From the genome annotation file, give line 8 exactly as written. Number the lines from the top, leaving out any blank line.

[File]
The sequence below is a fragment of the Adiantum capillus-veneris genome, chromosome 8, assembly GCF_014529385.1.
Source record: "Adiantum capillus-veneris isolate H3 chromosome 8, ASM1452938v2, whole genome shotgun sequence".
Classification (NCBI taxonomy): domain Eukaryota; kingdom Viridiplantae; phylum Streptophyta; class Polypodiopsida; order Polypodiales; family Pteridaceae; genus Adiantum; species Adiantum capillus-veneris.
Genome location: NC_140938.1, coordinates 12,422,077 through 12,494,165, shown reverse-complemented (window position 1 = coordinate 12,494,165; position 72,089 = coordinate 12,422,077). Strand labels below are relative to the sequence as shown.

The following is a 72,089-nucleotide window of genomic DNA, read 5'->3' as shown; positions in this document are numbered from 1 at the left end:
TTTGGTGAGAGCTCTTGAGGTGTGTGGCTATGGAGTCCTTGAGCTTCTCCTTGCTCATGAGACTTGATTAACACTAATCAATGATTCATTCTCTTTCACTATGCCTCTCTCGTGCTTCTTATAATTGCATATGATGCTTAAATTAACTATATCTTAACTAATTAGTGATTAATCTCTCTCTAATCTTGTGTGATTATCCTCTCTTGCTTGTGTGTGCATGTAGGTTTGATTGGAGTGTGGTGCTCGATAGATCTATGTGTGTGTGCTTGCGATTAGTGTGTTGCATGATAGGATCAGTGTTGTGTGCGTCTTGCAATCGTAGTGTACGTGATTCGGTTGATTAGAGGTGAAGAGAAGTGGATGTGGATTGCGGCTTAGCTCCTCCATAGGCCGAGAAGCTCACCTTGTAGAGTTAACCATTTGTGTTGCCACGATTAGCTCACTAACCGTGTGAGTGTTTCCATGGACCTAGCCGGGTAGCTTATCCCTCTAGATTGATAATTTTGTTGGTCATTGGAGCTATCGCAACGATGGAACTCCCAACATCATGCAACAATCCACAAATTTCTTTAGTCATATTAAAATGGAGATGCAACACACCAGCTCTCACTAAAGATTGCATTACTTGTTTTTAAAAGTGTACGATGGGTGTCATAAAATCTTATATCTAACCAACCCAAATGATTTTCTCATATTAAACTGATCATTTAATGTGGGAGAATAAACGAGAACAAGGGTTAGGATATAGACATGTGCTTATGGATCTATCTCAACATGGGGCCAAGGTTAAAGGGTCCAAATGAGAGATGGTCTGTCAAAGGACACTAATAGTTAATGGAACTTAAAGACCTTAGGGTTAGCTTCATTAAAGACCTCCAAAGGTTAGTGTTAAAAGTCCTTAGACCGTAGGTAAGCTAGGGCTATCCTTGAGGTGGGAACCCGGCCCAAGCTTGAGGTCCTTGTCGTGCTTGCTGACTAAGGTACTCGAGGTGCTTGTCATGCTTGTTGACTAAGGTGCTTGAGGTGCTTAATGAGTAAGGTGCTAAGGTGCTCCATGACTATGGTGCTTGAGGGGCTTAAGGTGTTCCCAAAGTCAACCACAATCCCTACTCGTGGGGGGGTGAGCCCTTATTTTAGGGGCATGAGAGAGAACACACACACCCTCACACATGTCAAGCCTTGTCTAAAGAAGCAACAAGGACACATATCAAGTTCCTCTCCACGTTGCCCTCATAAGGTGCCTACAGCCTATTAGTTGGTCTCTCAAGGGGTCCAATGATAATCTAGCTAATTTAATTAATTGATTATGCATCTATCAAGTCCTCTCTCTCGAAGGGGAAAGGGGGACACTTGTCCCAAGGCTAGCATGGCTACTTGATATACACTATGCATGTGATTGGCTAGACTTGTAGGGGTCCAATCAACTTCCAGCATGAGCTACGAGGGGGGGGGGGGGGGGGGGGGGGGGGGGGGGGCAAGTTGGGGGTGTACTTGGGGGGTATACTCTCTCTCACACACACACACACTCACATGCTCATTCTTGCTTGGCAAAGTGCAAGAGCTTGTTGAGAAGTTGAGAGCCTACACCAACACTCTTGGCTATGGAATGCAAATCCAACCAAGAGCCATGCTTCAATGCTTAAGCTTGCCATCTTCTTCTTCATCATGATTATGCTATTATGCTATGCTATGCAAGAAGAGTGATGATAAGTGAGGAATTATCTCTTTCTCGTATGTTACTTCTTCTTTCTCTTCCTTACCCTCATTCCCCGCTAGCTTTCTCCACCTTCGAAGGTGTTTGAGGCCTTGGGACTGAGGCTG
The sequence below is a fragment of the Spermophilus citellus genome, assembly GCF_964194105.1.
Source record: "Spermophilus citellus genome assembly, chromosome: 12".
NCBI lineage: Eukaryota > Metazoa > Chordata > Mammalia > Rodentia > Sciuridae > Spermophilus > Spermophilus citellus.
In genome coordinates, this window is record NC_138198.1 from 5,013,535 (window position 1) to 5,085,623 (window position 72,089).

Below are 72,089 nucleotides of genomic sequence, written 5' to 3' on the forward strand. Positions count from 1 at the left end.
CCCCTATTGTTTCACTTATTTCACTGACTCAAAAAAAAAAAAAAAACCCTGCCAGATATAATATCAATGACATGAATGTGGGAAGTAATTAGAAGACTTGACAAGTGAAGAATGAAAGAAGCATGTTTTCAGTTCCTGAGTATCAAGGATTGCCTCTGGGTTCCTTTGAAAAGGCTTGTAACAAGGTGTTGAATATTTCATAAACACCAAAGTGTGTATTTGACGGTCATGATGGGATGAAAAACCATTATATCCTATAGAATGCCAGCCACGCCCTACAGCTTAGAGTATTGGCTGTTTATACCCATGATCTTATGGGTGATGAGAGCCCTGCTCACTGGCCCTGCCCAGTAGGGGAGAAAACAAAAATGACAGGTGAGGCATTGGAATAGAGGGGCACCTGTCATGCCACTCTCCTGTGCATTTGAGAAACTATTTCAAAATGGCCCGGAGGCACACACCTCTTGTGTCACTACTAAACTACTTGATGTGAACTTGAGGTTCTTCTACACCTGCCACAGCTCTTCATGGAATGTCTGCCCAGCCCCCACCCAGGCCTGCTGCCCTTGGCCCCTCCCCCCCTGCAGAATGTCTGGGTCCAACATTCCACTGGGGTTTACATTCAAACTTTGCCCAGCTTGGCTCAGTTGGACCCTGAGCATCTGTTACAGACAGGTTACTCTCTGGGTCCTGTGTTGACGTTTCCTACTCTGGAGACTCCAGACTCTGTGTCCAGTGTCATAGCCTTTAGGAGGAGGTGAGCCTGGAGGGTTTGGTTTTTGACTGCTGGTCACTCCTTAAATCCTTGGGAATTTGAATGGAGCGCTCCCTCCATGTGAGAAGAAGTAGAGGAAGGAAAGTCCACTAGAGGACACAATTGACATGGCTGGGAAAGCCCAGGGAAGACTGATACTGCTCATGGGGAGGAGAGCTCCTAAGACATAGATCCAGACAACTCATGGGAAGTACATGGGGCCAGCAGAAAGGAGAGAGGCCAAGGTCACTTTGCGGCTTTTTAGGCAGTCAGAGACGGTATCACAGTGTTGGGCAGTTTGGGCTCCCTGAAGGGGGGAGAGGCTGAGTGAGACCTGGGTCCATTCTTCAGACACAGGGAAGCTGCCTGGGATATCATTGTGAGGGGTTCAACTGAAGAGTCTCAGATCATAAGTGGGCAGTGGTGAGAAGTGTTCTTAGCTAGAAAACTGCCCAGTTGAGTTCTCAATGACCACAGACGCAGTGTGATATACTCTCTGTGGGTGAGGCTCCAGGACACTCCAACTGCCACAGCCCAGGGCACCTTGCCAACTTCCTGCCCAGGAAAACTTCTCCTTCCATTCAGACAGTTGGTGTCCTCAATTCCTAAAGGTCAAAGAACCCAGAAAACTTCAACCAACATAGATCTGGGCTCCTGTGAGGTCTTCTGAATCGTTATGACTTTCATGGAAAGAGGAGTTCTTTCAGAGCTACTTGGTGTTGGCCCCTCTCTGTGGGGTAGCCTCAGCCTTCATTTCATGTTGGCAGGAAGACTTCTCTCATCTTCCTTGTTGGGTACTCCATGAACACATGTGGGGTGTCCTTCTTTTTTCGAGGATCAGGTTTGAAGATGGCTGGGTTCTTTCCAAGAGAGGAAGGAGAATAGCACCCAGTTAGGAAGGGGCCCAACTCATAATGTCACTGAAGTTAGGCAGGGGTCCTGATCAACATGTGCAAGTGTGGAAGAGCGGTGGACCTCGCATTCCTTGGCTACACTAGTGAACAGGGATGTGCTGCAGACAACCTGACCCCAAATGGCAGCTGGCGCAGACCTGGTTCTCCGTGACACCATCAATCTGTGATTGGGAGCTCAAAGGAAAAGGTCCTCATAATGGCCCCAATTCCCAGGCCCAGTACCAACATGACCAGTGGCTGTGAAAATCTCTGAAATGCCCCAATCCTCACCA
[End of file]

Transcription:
Source record: "Spermophilus citellus genome assembly, chromosome: 12".